Background: The HEART, TIMI, and GRACE scores have been applied in the Emergency Department (ED) to risk stratify patients with undifferentiated chest pain. This study aims to compare the accuracy of HEART, TIMI, and GRACE for the prediction of major adverse cardiac events (MACE) in high acuity chest pain patients.
Methods: Adult patients who presented with chest pain suggestive of cardiac origin in the most acute triage category at an academic ED from September 2010 to October 2015 were included. The HEART, TIMI, and GRACE scores were calculated retrospectively from prospectively collected data. The primary outcome was occurrence of MACE (mortality, AMI, PCI, CABG) within 30-days of initial presentation.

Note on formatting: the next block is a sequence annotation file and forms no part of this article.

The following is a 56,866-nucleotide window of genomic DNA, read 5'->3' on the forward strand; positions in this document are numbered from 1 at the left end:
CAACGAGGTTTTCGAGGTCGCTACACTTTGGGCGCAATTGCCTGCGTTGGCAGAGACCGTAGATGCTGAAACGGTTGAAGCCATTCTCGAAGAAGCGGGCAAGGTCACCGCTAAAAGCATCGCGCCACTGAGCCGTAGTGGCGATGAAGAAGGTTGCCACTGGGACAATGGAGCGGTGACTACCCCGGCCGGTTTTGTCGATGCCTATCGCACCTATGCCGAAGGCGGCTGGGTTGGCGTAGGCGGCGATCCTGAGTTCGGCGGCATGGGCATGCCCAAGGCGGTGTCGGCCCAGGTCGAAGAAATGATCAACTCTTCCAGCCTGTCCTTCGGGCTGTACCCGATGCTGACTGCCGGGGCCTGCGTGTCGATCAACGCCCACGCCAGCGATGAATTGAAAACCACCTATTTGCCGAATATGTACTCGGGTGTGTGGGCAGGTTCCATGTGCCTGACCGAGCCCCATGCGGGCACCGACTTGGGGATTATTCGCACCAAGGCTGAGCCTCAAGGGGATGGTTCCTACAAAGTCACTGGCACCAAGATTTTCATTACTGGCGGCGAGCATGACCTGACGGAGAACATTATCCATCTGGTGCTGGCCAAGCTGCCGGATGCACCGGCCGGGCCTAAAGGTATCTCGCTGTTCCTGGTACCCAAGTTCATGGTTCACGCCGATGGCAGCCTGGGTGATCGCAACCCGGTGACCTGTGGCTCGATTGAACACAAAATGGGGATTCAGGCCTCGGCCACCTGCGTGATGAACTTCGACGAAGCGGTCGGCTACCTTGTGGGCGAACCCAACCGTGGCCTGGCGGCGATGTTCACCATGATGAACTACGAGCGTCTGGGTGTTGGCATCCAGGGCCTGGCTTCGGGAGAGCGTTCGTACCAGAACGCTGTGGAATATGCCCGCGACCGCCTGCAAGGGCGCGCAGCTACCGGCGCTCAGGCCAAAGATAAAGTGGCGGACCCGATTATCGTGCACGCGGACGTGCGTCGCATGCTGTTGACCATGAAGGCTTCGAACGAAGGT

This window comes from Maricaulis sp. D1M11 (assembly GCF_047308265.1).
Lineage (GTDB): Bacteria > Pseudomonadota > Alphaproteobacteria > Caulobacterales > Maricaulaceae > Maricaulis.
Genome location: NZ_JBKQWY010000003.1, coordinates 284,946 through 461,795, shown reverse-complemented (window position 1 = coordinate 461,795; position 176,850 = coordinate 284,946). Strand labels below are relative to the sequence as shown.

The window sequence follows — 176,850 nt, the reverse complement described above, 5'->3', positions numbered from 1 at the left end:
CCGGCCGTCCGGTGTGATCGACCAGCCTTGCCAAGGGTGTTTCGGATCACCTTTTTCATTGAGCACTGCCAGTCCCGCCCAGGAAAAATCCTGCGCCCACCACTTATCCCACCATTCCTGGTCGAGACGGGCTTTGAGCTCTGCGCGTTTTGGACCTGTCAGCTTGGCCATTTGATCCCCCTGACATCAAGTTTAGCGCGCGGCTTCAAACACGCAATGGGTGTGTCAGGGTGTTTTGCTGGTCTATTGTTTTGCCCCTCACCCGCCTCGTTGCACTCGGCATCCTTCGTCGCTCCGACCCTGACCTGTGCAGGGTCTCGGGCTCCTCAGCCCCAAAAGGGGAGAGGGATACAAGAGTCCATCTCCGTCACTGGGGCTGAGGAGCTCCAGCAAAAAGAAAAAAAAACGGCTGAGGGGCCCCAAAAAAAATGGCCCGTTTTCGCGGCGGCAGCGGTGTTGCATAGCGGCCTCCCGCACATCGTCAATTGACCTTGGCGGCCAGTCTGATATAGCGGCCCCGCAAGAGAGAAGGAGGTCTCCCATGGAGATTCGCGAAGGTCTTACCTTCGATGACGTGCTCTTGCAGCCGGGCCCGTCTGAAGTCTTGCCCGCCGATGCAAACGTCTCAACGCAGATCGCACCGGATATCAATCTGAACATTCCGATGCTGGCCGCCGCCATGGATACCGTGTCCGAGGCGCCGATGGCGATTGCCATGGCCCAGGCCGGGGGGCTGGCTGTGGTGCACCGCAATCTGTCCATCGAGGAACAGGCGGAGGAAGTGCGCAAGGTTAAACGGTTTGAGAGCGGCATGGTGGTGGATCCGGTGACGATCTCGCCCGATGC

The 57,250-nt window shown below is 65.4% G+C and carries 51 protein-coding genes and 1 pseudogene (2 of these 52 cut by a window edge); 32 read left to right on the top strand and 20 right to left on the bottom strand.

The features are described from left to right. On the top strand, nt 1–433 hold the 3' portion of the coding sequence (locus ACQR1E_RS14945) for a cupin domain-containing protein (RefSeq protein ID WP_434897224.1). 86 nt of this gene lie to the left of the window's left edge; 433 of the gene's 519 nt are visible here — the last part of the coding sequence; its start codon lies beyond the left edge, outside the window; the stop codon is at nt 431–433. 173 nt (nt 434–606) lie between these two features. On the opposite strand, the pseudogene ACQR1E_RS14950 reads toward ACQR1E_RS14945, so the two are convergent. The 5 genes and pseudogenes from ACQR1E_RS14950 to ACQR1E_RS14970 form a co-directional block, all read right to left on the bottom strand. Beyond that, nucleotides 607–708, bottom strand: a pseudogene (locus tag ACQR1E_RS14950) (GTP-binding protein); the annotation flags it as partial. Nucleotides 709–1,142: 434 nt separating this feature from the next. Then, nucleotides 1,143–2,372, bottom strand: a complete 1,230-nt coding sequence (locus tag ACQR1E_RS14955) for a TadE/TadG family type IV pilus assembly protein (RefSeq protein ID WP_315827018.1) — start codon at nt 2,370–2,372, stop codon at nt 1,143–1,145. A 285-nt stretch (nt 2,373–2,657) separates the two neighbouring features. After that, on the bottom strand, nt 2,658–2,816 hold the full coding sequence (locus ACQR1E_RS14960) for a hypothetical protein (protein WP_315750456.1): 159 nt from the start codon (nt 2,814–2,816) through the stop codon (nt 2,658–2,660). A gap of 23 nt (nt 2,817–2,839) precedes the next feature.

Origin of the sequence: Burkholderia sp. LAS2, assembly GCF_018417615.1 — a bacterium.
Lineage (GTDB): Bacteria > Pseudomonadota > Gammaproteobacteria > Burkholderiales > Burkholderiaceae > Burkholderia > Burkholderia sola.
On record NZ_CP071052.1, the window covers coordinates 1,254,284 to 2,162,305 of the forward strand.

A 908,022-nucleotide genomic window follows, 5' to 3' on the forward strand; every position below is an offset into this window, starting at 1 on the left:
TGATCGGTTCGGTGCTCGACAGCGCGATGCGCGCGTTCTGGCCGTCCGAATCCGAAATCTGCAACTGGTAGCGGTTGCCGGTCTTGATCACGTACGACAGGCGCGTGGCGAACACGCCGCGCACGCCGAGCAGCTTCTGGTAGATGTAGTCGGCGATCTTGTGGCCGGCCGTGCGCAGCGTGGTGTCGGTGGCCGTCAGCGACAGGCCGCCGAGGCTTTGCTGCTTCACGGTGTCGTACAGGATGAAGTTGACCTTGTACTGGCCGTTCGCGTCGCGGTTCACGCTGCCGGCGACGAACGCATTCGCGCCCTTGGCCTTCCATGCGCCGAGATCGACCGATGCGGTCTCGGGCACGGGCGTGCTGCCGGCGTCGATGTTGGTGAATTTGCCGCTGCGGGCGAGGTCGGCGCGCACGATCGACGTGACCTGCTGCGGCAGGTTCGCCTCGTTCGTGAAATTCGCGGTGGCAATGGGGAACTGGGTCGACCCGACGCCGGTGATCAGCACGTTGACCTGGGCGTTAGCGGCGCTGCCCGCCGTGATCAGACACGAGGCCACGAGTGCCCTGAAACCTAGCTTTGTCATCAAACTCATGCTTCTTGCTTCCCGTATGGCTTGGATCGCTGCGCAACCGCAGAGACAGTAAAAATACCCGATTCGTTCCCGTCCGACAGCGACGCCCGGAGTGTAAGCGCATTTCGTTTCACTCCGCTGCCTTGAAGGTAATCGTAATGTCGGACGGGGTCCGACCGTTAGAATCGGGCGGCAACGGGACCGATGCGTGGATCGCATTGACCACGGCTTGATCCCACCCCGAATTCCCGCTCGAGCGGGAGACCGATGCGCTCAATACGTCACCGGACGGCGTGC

Results: 604 patients were included in the study. Patient demographics include an average age of 61years, 69% male, and 48% with history of ischemic heart disease. 36% of patients met the primary outcome. The c-statistics of HEART, TIMI, and GRACE were 0.78 (95% CI: 0.74-0.81), 0.65 (95% CI: 0.60-0.69), and 0.62 (95% CI: 0.58-0.67), respectively. For the purpose of accurately ruling out patients for 30-day MACE, a HEART score of ≤3 had a sensitivity and NPV of 99% and 98%, respectively, compared to 97% and 91%, respectively, for TIMI=0, and 94% and 85%, respectively, for GRACE ≤75. The percent of patients with 30-day MACE with HEART scores between 0 and 3, 4-6, and 7-10 was 2%, 28%, and 63%, respectively.
Conclusion: In high acuity chest pain patients, the HEART score is superior to the TIMI and GRACE scores in predicting 30-day MACE.
Keywords: Chest pain; Emergency department; GRACE; HEART; Risk score; TIMI.
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